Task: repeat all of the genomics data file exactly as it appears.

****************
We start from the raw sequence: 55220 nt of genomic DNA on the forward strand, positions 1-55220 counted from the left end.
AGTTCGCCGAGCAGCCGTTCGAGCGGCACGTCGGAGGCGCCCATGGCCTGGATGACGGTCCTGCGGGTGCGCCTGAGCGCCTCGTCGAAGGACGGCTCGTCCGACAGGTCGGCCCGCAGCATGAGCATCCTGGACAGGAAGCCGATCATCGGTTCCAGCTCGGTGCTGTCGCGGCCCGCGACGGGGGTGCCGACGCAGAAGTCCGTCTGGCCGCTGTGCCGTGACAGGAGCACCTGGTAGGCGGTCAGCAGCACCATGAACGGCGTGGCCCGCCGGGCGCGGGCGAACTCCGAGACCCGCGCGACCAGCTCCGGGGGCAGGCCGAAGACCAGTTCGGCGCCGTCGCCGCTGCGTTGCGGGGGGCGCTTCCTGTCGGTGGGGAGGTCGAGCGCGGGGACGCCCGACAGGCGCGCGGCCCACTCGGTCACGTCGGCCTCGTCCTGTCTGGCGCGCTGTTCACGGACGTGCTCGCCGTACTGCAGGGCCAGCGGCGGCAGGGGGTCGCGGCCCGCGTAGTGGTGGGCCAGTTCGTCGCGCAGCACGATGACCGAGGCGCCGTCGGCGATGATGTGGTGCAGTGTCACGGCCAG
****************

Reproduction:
We start from the raw sequence: 55220 nt of genomic DNA on the forward strand, positions 1-55220 counted from the left end.
AGTTCGCCGAGCAGCCGTTCGAGCGGCACGTCGGAGGCGCCCATGGCCTGGATGACGGTCCTGCGGGTGCGCCTGAGCGCCTCGTCGAAGGACGGCTCGTCCGACAGGTCGGCCCGCAGCATGAGCATCCTGGACAGGAAGCCGATCATCGGTTCCAGCTCGGTGCTGTCGCGGCCCGCGACGGGGGTGCCGACGCAGAAGTCCGTCTGGCCGCTGTGCCGTGACAGGAGCACCTGGTAGGCGGTCAGCAGCACCATGAACGGCGTGGCCCGCCGGGCGCGGGCGAACTCCGAGACCCGCGCGACCAGCTCCGGGGGCAGGCCGAAGACCAGTTCGGCGCCGTCGCCGCTGCGTTGCGGGGGGCGCTTCCTGTCGGTGGGGAGGTCGAGCGCGGGGACGCCCGACAGGCGCGCGGCCCACTCGGTCACGTCGGCCTCGTCCTGTCTGGCGCGCTGTTCACGGACGTGCTCGCCGTACTGCAGGGCCAGCGGCGGCAGGGGGTCGCGGCCCGCGTAGTGGTGGGCCAGTTCGTCGCGCAGCACGATGACCGAGGCGCCGTCGGCGATGATGTGGTGCAGTGTCACGGCCAG